Among those new places, the Caridad fair came to be one of the most attended in Central Havana. It is located on the corner of Dragones and Galiano, on land equipped by the Government for renting to self-employed but that today is found vacant given that the majority of the stands were devoted to the sale of imported items.

Space equipped by the State, now empty -- photo by Gladys Linares
Space equipped by the State, now empty — photo by Gladys Linares

But the sellers are not the only ones hurt with this measure. These self-employed meet many needs of the people who now have nowhere to go because historically the State has not be able to provide us with certain products.

One of the affected clients is a neighbor who needed two water faucets, but since the sellers of plumbing supplies in Lawton closed their businesses, he had to go to Central Havana to see if he could find some. On returning in the afternoon, tired from walking and without faucets, he commented: “The stores are empty, the stands and kiosks, ’bare.’  First they authorized the self-employed to sell and now they prohibit them. In short, as Cantinflas* would say, ’There are moments in life that are truly momentous.’”

*Translator’s note: Cantinflas was a hugely successful Mexican comedic actor, on the level of a “speaking” Charlie Chaplin (Chaplin called him “the best comedian alive”).

Cubanet, January 31, 2014,

Translated by mlk

Queen-Brand Pots, Chinese Refrigerators and the Little Gas Cylinder / Gladys Linares

Hornilla-casera-de-carbón_foto-cortesía-de-la-autora-300x200HAVANA, Cuba, January, — With the change of domestic appliances in the so-called energy revolution devised by Fidel Castro, there began for us a series of problems that each day gets worse.

We were warned to exchange old Russian refrigerators and air conditioners, or American ones from the pre-“revolutionary” era, for Chinese equipment supposedly of lower energy consumption, payable through a bank credit that people are paying off still today.

During that period they also sold, in certain locations, fans, water heaters, electric stoves, rice and multipurpose cookers (the so-called Queen brand pots), at the same time that electric rates were increased.  The gas sale cycle for these families was extended to six months for each 20 pound drum (the so-called “little balls”) “just in case some day the electricity flow is interrupted,” which happens quite frequently.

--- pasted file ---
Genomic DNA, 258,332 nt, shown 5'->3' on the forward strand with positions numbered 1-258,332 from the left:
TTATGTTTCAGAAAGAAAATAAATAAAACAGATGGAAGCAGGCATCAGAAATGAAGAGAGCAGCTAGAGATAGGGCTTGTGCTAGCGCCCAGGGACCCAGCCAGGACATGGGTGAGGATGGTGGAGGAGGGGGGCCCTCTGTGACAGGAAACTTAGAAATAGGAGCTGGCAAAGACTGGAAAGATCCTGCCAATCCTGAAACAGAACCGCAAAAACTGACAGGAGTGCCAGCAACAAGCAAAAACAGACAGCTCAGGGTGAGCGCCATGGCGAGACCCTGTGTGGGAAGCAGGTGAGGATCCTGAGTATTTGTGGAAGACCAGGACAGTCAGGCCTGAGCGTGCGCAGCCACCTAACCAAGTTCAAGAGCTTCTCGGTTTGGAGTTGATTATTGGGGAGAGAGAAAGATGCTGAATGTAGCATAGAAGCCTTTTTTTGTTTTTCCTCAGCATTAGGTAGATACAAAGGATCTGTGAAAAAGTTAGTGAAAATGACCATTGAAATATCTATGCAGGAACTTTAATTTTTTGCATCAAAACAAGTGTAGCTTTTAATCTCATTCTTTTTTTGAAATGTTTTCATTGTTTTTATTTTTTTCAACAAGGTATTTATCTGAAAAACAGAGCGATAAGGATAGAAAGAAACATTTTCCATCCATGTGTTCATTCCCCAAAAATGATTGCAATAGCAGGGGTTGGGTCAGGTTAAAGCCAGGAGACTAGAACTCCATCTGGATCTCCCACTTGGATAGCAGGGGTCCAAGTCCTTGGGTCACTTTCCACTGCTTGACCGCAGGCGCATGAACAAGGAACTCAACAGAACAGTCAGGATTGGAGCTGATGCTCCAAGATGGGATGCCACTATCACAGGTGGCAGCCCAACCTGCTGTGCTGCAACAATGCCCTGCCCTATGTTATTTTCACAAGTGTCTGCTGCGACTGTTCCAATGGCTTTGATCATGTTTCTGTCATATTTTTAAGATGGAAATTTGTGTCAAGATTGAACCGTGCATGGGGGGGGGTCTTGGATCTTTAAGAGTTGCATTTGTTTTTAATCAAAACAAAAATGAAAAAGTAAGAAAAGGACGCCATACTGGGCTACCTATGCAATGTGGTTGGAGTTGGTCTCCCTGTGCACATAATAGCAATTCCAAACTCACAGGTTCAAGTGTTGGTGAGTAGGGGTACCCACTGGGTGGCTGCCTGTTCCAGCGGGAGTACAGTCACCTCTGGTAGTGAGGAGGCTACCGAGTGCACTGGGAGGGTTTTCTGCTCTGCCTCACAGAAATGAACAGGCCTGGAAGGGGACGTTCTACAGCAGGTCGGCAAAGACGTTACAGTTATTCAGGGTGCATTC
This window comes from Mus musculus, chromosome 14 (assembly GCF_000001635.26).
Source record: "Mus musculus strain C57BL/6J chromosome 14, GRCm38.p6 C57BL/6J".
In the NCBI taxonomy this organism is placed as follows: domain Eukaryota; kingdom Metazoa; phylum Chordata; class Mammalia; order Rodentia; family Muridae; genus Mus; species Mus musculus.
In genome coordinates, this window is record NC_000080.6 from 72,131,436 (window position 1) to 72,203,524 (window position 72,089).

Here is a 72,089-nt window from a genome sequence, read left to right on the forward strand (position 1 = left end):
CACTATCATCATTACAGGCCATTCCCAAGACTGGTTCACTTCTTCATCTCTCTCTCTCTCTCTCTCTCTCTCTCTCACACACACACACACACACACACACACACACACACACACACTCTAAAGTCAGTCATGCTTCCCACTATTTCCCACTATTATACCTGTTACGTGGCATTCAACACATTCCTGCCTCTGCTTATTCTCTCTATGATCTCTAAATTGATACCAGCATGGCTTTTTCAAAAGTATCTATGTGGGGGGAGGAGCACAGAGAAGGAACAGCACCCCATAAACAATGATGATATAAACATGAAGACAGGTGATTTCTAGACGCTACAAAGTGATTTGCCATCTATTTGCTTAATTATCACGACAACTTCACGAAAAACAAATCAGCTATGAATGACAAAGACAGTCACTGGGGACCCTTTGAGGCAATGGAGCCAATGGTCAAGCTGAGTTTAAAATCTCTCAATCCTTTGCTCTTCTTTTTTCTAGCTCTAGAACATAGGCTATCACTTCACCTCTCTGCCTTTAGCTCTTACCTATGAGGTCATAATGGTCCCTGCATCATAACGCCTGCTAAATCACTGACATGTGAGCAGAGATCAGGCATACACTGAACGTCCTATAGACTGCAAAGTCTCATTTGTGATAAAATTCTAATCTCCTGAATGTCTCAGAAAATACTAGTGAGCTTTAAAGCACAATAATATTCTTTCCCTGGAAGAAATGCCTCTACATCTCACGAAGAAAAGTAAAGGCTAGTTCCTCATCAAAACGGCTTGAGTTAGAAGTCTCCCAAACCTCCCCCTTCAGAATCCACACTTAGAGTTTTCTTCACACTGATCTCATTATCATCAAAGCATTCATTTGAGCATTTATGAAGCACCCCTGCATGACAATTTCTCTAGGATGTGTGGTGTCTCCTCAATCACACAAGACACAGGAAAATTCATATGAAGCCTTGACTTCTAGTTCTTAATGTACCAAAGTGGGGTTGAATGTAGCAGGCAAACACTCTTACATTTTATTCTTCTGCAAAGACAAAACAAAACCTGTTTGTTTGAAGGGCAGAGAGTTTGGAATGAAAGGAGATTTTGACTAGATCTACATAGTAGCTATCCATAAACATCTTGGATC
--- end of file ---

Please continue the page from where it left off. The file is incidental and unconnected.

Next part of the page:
Due to their poor quality, these pieces of equipment quickly broke, and the shortage of replacement parts has obliged Cuban families to adopt different alternatives in order to be able to cook.  Some do it with charcoal; others buy a gas cylinder on the black market. continue reading

Such is the case of Erlinda, who has prepared a little charcoal stove although she complains that sometimes it is difficult to get one; with much difficulty it can be bought on the black market.  She says that now she knows the cause of its scarcity: according to what she read in the Granma newspaper of January 14, charcoal is an export item.

Refill hose for cylinders  -- photo courtesy of the author
Refill hose for cylinders — photo courtesy of the author

For some, the quota of gas is not sufficient, but they don’t have the money to buy a cylinder on the black market, so they try to get a “shot” (the residue) from a neighbor or friend, almost always emptying one drum to another with the appropriate hose, a dangerous operation that has caused more than one explosive accident costing lives and homes.

A while back, one afternoon, Raudel, a gas courier, tried to help a neighbor in this procedure, and although he did the maneuver in the doorway, someone who was passing at that moment lit a cigarette and everyone ended up in the burn room of the Calixto Garcia hospital.

When Raul Castro, in his speech on December 13, 2012, announced that he was increasing the production of petroleum and gas, a rumor began to circulate that its sale would be freed from the rationing system.  But what no one expected is that in order to consume gas by the pound he would have to enter into a contract with the State to rent, for 500 pesos, an empty cylinder, and only with this could he then get it filled for a price of 130 pesos.

During the eighth legislature of Parliament, the deputies Attention to Services Commission voiced the difficulties presented by the electric domestic appliances and recognized that more than 80% were in disuse.

Near Barrio Obrero, gas transport -- photo courtesy of the author
Near Barrio Obrero, gas transport — photo courtesy of the author

As a “solution” to this problem, the State widened access to the bank credits in CUC, applying the prevailing exchange rate (25 Cuban pesos for 1 Cuban Convertible Peso, or CUC) so that those affected might buy their appliances again and undertake more debt, although they also have the “option” of buying the unrationed gas through contract with the State.